In today’s Gospel, ‘to love’ the other is ‘to love the self’. I think it’s another way of saying, Do unto others what you would have them do unto you. It’s a universal teaching and is found in all of the major religions of the world. It is a basic teaching that has been expounded on many, many times over by poets, writers, songwriters, novelists and homilists the world over. And the one good thing about this is that it is so self-explanatory.
I have done so many mistakes and have made messy decisions in my life. And love has taught me much and hurt me much and healed me much. Yes, love teaches, hurts and heals. Love can strike you in the head, and lose yourself in an instant. Love can whack you in the heart and cut you into pieces. Love can make you climb that mountain and dive into murky waters. Love can make you bleed over and over and over again. And love can lift you, and carry you, and give you wings to fly and soar high above the heavens and gently bring you back to the ground and hold your hand and walk with you on the path you carve for yourself and for others. Love looks at all persons equally, because I see Jesus in them…
JESUS is the refugee, the man on death row, the child at the border, the single mom with two jobs, the person with disability, the person living with HIV, the friend with an addiction, the woman sharing #metoo, the transgender coworker, the (ALS Learner) with no lunch money… THE LEAST OF THESE. –Anon.
If you (love) the least of these, you (love) me. Said Jesus in his good news. That is why it is good news! It is good because it recognizes the PRESENCE of the person as human as one who IS, despite her being least. St John Baptiste De la Salle called them, ‘the least, the last and the lost’. These are persons who cannot give back, or even pay back. We are living in a utilitarian era. Where everything should “give me gains”. In Filipino, “ano ba makukuha ko diyan?” “What do I get out of it?” “How much do I get out of it?” “How much credits do I earn for it?”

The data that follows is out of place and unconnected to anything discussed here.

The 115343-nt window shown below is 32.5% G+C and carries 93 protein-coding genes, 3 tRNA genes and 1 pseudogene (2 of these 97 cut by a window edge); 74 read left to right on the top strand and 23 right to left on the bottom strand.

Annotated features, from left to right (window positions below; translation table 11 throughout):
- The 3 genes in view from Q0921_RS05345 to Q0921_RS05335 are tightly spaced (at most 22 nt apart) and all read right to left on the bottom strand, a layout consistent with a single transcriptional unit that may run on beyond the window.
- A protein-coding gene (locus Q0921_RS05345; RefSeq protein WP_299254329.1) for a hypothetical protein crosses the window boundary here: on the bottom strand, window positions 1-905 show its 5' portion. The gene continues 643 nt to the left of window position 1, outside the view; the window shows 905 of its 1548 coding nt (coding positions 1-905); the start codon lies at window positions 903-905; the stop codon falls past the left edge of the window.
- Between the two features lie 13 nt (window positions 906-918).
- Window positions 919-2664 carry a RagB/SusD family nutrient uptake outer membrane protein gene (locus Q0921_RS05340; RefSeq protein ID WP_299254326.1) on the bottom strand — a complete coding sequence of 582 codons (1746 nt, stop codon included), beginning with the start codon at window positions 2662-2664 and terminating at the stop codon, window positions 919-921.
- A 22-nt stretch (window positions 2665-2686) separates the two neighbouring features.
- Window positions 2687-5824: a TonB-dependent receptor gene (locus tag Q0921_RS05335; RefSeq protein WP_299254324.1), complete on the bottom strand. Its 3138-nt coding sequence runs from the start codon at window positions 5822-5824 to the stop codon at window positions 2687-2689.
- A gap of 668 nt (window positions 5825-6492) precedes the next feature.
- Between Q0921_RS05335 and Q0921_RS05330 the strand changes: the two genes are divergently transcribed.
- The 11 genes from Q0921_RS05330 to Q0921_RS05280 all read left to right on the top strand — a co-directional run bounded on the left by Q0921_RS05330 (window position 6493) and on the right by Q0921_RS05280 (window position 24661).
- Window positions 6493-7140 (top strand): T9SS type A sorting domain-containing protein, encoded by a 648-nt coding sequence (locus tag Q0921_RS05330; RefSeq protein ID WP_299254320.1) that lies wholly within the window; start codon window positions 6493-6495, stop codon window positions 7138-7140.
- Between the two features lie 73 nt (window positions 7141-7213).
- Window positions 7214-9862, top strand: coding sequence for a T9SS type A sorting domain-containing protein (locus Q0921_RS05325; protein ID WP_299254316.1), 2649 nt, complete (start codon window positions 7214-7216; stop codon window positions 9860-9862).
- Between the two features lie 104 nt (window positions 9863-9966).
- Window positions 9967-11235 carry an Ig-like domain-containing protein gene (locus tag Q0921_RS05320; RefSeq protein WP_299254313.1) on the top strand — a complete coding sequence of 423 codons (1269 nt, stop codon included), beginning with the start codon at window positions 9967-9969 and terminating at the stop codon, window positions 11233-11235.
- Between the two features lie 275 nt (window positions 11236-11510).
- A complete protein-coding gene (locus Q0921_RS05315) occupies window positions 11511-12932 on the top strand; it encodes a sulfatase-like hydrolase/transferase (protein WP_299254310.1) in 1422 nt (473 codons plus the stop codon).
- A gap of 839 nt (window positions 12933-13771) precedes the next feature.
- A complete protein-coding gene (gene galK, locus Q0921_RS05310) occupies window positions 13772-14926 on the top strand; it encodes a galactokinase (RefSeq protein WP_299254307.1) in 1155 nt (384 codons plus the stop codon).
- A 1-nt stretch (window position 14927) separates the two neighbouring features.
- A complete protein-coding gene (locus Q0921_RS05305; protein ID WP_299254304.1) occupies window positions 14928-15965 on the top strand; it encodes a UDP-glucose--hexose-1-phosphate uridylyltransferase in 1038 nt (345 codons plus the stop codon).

The good San Oscar Arnulfo Romero,
“(w)hen preaching at the cathedral…declared, Ipsum audite (Listen to him! Listen to Christ!). When praying at the Hospitalito he heard God saying, Ipsos audite (Listen to them! Listen to the cry of the sick!). The Hospitalito was another place where Romero encountered suffering. In the cancer-ridden bodies of the patients he saw the agony of the mothers of the disappeared and the hope of an entire nation. It was both (his) home and Gethsemane, a lonely place where he met God.” (http://churchlife.nd.edu/2018/10/24/the-liturgical-staging-of-saint-oscar-romeros-theology/#menuopen)
Being with the marginalized was a lonely place where “he met God”. Loneliness can be a feeling of lack of being loved. It can break you into pieces. Or it can disturb you and prod you into action. And yet loneliness can be a place where I, in my nothingness, in my littleness, in my most fallen state, in my most messy look, can meet God. The God who calls me to a life of conversion. Because love calls me to a change of heart.
The voice of the One who has made us and redeemed us calls to us in love, and waits for our hearts to awaken and respond with a corresponding love. – Anon.
Henri Nouwen speaks straight to the heart, when he said
The difficult road is the road of conversion, the conversion from loneliness into solitude. To live a spiritual life we must first find the courage to enter into the desert of our loneliness and to change it by gentle and persistent efforts into a garden of solitude.”
How difficult it truly is! This, this, road of conversion! Every day, we are challenged to decide to conversion. Every day we are called to love. And how difficult it truly is! Fr. Nouwen assures us then of having to “find the courage to enter into the desert of our loneliness”. That place of dry bones. That wilderness where searing heat pierces your body and drains you of all water. And step by step he tells us that we can be gentle and persistent in struggling to transform this desert into a garden where we can meet God, in our solitude. Where we can meet what God desires of us to do. Where we can meet the ordinariness of life and transform them into extraordinary meet ups with the God of small things. Where we can answer to that call to conversion each and every day – a life of conversion.
I may have lost a lot in the past – a house, things, friends, parents, books, so much of the material. But I will never lose my anchor on God and my faith, hope and love. I struggle. Every single day. But that’s how we all are. We battle. Many times we lose in these battles. But we will always win in Love. Because I may have come to a point in my life when all that matters is the LOVE OF GOD.